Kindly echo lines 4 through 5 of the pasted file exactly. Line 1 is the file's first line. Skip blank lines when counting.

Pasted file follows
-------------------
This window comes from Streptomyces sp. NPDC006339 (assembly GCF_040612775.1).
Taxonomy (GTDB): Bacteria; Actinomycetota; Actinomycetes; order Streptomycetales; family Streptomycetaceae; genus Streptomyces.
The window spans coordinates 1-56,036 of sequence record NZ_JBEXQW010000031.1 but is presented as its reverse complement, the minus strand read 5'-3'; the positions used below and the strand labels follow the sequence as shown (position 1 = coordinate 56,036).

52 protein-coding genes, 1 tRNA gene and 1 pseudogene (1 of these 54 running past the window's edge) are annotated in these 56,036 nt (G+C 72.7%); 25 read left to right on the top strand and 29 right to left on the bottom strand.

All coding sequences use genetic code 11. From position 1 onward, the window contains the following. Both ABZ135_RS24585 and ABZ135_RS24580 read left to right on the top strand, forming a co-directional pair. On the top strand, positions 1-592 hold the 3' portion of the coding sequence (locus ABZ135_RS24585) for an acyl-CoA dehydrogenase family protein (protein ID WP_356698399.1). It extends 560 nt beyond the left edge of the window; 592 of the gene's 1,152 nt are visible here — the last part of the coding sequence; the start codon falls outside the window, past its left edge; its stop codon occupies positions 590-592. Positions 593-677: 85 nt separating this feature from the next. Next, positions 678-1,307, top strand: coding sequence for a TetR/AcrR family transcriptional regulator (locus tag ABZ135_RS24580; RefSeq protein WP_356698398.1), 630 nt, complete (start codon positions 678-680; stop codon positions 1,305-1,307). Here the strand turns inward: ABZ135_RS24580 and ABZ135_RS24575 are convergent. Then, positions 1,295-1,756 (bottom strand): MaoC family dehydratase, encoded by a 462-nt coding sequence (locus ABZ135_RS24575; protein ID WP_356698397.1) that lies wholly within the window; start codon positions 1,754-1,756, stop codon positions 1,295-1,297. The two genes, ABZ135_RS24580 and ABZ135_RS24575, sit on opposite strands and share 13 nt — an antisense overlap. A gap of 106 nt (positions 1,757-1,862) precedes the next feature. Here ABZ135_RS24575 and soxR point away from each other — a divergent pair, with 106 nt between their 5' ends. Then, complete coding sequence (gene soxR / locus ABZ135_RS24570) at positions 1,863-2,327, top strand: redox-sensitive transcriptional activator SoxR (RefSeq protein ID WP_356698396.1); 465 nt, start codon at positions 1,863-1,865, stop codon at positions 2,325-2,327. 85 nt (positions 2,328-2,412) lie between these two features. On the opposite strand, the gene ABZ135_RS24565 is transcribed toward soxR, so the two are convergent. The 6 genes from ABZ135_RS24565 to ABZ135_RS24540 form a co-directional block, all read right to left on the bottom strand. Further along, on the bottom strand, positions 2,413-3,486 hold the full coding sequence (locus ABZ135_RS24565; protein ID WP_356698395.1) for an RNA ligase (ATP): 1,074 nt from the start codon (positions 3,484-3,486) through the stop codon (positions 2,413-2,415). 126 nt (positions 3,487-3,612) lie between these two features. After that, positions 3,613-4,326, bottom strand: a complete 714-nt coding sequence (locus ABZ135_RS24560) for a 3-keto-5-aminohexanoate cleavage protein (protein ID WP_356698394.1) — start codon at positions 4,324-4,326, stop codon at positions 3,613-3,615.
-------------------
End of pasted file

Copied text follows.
52 protein-coding genes, 1 tRNA gene and 1 pseudogene (1 of these 54 running past the window's edge) are annotated in these 56,036 nt (G+C 72.7%); 25 read left to right on the top strand and 29 right to left on the bottom strand.

All coding sequences use genetic code 11. From position 1 onward, the window contains the following. Both ABZ135_RS24585 and ABZ135_RS24580 read left to right on the top strand, forming a co-directional pair. On the top strand, positions 1-592 hold the 3' portion of the coding sequence (locus ABZ135_RS24585) for an acyl-CoA dehydrogenase family protein (protein ID WP_356698399.1). It extends 560 nt beyond the left edge of the window; 592 of the gene's 1,152 nt are visible here — the last part of the coding sequence; the start codon falls outside the window, past its left edge; its stop codon occupies positions 590-592. Positions 593-677: 85 nt separating this feature from the next. Next, positions 678-1,307, top strand: coding sequence for a TetR/AcrR family transcriptional regulator (locus tag ABZ135_RS24580; RefSeq protein WP_356698398.1), 630 nt, complete (start codon positions 678-680; stop codon positions 1,305-1,307). Here the strand turns inward: ABZ135_RS24580 and ABZ135_RS24575 are convergent. Then, positions 1,295-1,756 (bottom strand): MaoC family dehydratase, encoded by a 462-nt coding sequence (locus ABZ135_RS24575; protein ID WP_356698397.1) that lies wholly within the window; start codon positions 1,754-1,756, stop codon positions 1,295-1,297. The two genes, ABZ135_RS24580 and ABZ135_RS24575, sit on opposite strands and share 13 nt — an antisense overlap. A gap of 106 nt (positions 1,757-1,862) precedes the next feature. Here ABZ135_RS24575 and soxR point away from each other — a divergent pair, with 106 nt between their 5' ends. Then, complete coding sequence (gene soxR / locus ABZ135_RS24570) at positions 1,863-2,327, top strand: redox-sensitive transcriptional activator SoxR (RefSeq protein ID WP_356698396.1); 465 nt, start codon at positions 1,863-1,865, stop codon at positions 2,325-2,327. 85 nt (positions 2,328-2,412) lie between these two features. On the opposite strand, the gene ABZ135_RS24565 is transcribed toward soxR, so the two are convergent. The 6 genes from ABZ135_RS24565 to ABZ135_RS24540 form a co-directional block, all read right to left on the bottom strand. Further along, on the bottom strand, positions 2,413-3,486 hold the full coding sequence (locus ABZ135_RS24565; protein ID WP_356698395.1) for an RNA ligase (ATP): 1,074 nt from the start codon (positions 3,484-3,486) through the stop codon (positions 2,413-2,415). 126 nt (positions 3,487-3,612) lie between these two features. After that, positions 3,613-4,326, bottom strand: a complete 714-nt coding sequence (locus ABZ135_RS24560) for a 3-keto-5-aminohexanoate cleavage protein (protein ID WP_356698394.1) — start codon at positions 4,324-4,326, stop codon at positions 3,613-3,615.